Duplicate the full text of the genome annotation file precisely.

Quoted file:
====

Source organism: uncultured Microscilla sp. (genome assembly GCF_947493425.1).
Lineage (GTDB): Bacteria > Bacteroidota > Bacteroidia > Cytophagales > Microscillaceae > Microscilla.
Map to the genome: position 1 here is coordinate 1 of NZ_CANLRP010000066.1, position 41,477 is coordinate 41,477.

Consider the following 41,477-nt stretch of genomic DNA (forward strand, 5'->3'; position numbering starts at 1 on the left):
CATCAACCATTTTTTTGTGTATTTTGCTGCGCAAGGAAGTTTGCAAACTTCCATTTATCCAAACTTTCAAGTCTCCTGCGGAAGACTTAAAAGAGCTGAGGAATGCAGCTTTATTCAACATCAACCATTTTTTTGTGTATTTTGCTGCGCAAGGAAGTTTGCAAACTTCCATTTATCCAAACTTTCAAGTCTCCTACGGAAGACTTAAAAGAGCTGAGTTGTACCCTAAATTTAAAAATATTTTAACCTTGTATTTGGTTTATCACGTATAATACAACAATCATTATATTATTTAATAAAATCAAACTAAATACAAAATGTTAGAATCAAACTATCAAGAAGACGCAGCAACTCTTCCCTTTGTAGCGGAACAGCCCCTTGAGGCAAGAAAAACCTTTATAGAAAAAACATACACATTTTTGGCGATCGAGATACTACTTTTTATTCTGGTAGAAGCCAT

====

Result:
Source organism: uncultured Microscilla sp. (genome assembly GCF_947493425.1).
Lineage (GTDB): Bacteria > Bacteroidota > Bacteroidia > Cytophagales > Microscillaceae > Microscilla.
Map to the genome: position 1 here is coordinate 1 of NZ_CANLRP010000066.1, position 41,477 is coordinate 41,477.

Consider the following 41,477-nt stretch of genomic DNA (forward strand, 5'->3'; position numbering starts at 1 on the left):
CATCAACCATTTTTTTGTGTATTTTGCTGCGCAAGGAAGTTTGCAAACTTCCATTTATCCAAACTTTCAAGTCTCCTGCGGAAGACTTAAAAGAGCTGAGGAATGCAGCTTTATTCAACATCAACCATTTTTTTGTGTATTTTGCTGCGCAAGGAAGTTTGCAAACTTCCATTTATCCAAACTTTCAAGTCTCCTACGGAAGACTTAAAAGAGCTGAGTTGTACCCTAAATTTAAAAATATTTTAACCTTGTATTTGGTTTATCACGTATAATACAACAATCATTATATTATTTAATAAAATCAAACTAAATACAAAATGTTAGAATCAAACTATCAAGAAGACGCAGCAACTCTTCCCTTTGTAGCGGAACAGCCCCTTGAGGCAAGAAAAACCTTTATAGAAAAAACATACACATTTTTGGCGATCGAGATACTACTTTTTATTCTGGTAGAAGCCAT